Commit eb306911 authored by Stephen Thompson's avatar Stephen Thompson

Merge branch '1-get-working'

parents fc9d1406 3e9f9cb0
Pipeline #2169 passed with stages
in 11 minutes and 18 seconds
......@@ -24,6 +24,15 @@ Requirements
+------------+--------------------------------------------------------+-------------------------------------+
| 0002 | Package has a version number | No test yet, handled by git. |
+------------+--------------------------------------------------------+-------------------------------------+
| 0003 | Provides a function to fit a sphere to a list of | |
| | 3 dimensional points | |
+------------+--------------------------------------------------------+-------------------------------------+
| 0004 | Allows for configuration via a python dictionary | |
+------------+--------------------------------------------------------+-------------------------------------+
| 0005 | Provides a command line application | |
+------------+--------------------------------------------------------+-------------------------------------+
| 0006 | What else ?? | |
+------------+--------------------------------------------------------+-------------------------------------+
......
......@@ -3,3 +3,4 @@
# confused with the software requirements, which are listed in
# doc/requirements.rst
numpy
scipy
# coding=utf-8
""" Module for adding numbers. """
def add_two_numbers(input_x, input_y):
""" Add two numbers """
return input_x + input_y
# coding=utf-8
""" Module for multiplying numbers. """
def multiply_two_numbers(input_x, input_y):
""" Multiply two numbers """
return input_x * input_y
# coding=utf-8
""" Module for fitting a sphere to a list of 3D points """
#scipy has a nice least squares optimisor
from scipy.optimize import leastsq
import numpy
def fit_sphere_least_squares(x_values, y_values, z_values, initial_parameters):
"""
Uses scipy's least squares optimisor to fit a sphere to a set
of 3D Points
:return: x: an array containing the four fitted parameters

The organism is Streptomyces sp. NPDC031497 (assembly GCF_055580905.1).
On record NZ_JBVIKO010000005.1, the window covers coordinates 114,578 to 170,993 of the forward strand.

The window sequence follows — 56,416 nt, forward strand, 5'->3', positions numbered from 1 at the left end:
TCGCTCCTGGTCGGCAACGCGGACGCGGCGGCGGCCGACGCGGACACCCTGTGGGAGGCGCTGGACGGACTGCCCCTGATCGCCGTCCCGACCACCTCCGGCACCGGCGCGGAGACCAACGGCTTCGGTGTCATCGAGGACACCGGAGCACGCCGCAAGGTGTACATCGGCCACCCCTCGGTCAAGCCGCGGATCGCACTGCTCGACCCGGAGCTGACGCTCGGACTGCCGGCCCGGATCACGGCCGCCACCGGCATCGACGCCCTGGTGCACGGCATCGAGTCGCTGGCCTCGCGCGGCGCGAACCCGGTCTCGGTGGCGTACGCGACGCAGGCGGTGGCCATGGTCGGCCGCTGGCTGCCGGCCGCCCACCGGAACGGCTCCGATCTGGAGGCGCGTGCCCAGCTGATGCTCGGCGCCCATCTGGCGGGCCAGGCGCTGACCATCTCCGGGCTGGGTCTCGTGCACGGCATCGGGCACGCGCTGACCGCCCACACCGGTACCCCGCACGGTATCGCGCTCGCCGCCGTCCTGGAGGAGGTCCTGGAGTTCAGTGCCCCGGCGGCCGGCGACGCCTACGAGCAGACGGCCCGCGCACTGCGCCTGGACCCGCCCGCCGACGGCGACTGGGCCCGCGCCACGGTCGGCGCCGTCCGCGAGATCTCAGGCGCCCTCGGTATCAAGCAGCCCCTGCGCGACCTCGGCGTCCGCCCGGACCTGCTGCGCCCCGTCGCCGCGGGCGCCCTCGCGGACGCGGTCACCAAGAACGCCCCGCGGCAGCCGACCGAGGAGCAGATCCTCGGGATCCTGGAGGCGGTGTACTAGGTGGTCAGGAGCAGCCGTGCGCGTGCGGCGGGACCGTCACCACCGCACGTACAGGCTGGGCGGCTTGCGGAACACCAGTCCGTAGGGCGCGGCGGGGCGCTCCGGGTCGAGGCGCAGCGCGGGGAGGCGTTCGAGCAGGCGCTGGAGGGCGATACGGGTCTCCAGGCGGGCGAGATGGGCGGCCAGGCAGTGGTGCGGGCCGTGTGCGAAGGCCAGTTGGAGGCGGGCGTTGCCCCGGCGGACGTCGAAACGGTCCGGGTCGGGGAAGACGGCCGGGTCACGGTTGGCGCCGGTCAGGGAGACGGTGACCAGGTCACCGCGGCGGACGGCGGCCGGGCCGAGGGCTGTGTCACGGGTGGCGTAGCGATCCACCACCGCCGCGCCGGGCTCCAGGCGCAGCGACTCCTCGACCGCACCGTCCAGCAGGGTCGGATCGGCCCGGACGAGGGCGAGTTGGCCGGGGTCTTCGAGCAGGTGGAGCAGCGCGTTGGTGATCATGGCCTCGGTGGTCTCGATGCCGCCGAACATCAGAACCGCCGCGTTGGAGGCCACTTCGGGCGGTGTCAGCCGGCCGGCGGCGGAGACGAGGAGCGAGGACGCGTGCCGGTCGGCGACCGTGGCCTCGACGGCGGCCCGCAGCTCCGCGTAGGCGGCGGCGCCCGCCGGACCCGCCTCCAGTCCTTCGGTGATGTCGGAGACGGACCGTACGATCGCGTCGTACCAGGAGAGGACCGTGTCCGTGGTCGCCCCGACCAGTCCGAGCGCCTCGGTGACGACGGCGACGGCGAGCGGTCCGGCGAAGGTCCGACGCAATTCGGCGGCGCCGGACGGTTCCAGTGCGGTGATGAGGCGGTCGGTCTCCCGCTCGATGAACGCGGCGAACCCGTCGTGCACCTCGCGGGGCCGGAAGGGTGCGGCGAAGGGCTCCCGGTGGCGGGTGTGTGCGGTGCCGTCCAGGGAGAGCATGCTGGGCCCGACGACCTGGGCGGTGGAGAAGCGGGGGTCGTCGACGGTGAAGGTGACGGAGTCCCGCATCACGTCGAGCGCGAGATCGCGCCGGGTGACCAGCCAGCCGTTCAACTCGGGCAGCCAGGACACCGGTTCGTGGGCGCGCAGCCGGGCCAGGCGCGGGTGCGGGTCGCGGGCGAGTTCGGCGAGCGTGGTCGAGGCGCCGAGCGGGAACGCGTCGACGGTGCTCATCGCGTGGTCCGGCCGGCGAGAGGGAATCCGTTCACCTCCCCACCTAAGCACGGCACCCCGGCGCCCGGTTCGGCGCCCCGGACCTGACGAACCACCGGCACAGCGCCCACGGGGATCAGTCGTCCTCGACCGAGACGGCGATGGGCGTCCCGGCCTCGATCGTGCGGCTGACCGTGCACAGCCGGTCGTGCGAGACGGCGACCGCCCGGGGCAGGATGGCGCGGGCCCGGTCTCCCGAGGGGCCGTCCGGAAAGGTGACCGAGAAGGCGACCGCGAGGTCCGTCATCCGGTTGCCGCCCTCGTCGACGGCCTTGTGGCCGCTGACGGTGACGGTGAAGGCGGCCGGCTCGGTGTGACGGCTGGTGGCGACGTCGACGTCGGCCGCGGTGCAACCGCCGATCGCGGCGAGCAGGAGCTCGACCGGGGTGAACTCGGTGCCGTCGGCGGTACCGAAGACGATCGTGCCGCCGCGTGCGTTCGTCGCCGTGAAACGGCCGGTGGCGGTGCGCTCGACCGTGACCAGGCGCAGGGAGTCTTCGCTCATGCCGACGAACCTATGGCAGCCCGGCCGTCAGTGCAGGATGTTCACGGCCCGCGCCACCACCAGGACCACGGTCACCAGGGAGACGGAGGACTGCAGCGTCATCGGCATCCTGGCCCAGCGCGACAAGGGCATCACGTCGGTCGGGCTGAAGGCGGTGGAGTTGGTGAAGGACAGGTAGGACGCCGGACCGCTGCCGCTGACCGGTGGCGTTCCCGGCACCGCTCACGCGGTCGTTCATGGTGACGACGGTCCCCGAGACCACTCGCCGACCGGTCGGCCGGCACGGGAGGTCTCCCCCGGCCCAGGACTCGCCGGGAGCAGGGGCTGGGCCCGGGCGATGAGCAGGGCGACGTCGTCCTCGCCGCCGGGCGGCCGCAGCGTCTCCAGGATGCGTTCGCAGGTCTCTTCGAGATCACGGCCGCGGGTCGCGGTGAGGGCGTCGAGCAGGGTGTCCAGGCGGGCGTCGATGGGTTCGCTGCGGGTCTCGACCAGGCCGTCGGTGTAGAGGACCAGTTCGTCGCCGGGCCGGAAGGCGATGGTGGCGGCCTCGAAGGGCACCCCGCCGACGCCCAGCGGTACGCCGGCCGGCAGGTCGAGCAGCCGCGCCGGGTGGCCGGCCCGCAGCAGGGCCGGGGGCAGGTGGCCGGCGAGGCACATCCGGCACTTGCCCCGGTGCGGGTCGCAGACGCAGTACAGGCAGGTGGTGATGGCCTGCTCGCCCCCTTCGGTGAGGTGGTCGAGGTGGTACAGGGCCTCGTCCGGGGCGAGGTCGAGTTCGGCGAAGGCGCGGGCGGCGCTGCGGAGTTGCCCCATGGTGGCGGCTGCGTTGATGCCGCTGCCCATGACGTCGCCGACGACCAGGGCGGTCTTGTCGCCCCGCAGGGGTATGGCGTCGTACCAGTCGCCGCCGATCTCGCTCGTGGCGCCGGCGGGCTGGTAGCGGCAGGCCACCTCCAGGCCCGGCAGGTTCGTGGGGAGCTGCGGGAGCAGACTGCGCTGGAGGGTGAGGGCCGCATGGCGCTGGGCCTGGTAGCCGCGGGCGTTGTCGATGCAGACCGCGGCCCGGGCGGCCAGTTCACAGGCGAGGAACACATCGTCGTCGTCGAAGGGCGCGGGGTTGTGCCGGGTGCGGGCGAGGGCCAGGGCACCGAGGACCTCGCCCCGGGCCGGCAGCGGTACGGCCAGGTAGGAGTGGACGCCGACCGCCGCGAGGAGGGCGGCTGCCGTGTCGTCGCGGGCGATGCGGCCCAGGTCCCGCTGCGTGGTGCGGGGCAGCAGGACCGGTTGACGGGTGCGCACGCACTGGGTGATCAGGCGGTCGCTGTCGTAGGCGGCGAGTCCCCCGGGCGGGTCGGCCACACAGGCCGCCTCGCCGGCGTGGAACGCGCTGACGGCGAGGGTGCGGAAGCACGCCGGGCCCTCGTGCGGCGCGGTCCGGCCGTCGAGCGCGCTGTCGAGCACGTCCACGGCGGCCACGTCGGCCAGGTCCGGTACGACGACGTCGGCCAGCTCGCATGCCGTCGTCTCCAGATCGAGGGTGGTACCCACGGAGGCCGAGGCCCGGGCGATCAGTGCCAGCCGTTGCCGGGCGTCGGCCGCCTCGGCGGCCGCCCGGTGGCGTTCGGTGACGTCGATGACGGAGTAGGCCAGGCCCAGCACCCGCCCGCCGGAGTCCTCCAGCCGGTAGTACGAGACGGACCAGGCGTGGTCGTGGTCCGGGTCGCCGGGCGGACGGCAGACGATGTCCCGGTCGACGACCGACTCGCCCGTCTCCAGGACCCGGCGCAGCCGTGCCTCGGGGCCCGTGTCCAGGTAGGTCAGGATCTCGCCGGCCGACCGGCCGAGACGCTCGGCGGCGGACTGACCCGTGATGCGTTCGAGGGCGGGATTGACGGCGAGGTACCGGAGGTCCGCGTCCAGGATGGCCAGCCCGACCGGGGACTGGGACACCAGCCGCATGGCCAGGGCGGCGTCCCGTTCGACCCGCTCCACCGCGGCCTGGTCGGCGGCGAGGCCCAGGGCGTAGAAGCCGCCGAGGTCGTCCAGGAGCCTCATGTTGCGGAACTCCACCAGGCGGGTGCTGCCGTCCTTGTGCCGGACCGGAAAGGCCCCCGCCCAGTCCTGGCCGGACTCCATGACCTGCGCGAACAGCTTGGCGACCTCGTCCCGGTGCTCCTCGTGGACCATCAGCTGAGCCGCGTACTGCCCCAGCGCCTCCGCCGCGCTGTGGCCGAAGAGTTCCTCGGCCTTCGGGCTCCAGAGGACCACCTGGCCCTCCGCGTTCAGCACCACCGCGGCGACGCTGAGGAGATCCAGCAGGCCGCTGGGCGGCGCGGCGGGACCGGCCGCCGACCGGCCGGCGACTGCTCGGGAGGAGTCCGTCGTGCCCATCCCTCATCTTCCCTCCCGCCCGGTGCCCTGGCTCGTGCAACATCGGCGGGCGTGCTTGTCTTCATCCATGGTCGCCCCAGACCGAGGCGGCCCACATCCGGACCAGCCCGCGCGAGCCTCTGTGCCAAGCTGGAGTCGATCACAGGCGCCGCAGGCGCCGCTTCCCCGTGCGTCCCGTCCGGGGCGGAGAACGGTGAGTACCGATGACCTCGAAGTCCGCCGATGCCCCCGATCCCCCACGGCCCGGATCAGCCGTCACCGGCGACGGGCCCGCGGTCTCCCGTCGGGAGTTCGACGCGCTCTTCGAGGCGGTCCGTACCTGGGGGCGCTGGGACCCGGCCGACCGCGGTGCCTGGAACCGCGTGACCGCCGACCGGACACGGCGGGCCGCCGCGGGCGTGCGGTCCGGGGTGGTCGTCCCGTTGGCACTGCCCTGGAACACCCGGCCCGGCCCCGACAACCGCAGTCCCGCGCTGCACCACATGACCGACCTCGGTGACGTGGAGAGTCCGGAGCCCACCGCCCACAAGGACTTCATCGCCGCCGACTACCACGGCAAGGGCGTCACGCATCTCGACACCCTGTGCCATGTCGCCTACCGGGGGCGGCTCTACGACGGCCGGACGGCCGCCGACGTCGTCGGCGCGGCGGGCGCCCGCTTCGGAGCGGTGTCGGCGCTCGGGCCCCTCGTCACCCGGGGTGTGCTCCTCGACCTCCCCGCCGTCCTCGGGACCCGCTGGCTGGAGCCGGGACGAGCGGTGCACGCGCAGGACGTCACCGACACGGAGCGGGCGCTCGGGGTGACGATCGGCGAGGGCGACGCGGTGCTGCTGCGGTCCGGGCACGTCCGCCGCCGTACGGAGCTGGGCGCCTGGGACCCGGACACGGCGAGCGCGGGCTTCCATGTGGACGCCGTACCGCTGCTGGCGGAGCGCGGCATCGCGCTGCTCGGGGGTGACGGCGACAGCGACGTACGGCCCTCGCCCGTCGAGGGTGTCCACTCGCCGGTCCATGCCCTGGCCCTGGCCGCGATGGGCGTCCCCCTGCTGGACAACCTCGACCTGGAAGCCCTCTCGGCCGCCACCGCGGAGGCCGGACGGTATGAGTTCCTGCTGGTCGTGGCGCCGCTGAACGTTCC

:return: ier: int An integer flag. If it is equal to 1, 2, 3 or 4, the
solution was found.
:param: (x,y,z) three arrays of equal length containing the x, y, and z
coordinates.
:param: an array containing four initial values (centre, and radius)
"""
return leastsq(_calculate_residual_sphere, initial_parameters,
args=(x_values, y_values, z_values))
def _calculate_residual_sphere(parameters, x_values, y_values, z_values):
"""
Calculates the residual error for an x,y,z coordinates, fitted
to a sphere with centre and radius defined by the parameters tuple
:return: The residual error
:param: A tuple of the parameters to be optimised, should contain
[x_centre, y_centre, z_centre, radius]
:param: arrays containing the x,y, and z coordinates.
"""
#extract the parameters
x_centre, y_centre, z_centre, radius = parameters
#use numpy's sqrt function here, which works by element on arrays
distance_from_centre = numpy.sqrt((x_values - x_centre)**2 +
(y_values - y_centre)**2 +
(z_values - z_centre)**2)
return distance_from_centre - radius
......@@ -9,7 +9,7 @@
# Add files or directories to the blacklist. They should be base names, not
# paths.
ignore=CVS
ignore=CVS, ui
# Add files or directories matching the regex patterns to the blacklist. The
# regex matches against base names, not paths.
......
......@@ -2,26 +2,57 @@
"""scikit-surgery-sphere-fitting tests"""
from sksurgeryspherefitting.ui.sksurgeryspherefitting_demo import run_demo
from sksurgeryspherefitting.algorithms import addition, multiplication
import numpy
#from sksurgeryspherefitting.ui.sksurgeryspherefitting_demo import run_demo
from sksurgeryspherefitting.algorithms import sphere_fitting
import six
# Pytest style
def test_using_pytest_sksurgeryspherefitting():
x = 1
y = 2
verbose = False
multiply = False
expected_answer = 3
assert run_demo(x, y, multiply, verbose) == expected_answer
def test_addition():
assert addition.add_two_numbers(1, 2) == 3
def test_multiplication():
assert multiplication.multiply_two_numbers(2, 2) == 4
#def test_using_pytest_sksurgeryspherefitting():
# x = 1
# y = 2
# verbose = False
# multiply = False
# expected_answer = 3
# assert run_demo(x, y, multiply, verbose) == expected_answer
def test_fit_sphere_least_squares():
x_centre = 1.0
y_centre = 167.0
z_centre = 200.0
radius = 7.5
#some arrays to fit data to
xs=numpy.ndarray(shape=(1000,),dtype=float )
ys=numpy.ndarray(shape=(1000,),dtype=float )
zs=numpy.ndarray(shape=(1000,),dtype=float )
#fill the arrays with points uniformly spread on
#a sphere centred at x,y,z with radius radius
#first seed the random generator so we get consistent test behaviour
numpy.random.seed(seed=0)
for i in range(1000):
#make a random vector
x=numpy.random.uniform(-1.0, 1.0)
y=numpy.random.uniform(-1.0, 1.0)
z=numpy.random.uniform(-1.0, 1.0)
#scale it to length radius
length=numpy.sqrt( (x)**2 + (y)**2 + (z)**2 )
factor = radius / length
xs[i] = x*factor + x_centre
ys[i] = y*factor + y_centre
zs[i] = z*factor + z_centre
parameters = [0.0, 0.0, 0.0, 0.0]
result = sphere_fitting.fit_sphere_least_squares (xs, ys, zs, parameters)
numpy.testing.assert_approx_equal (result[0][0], x_centre, significant = 10)
numpy.testing.assert_approx_equal (result[0][1], y_centre, significant = 10)
numpy.testing.assert_approx_equal (result[0][2], z_centre, significant = 10)
numpy.testing.assert_approx_equal (result[0][3], radius, significant = 10)
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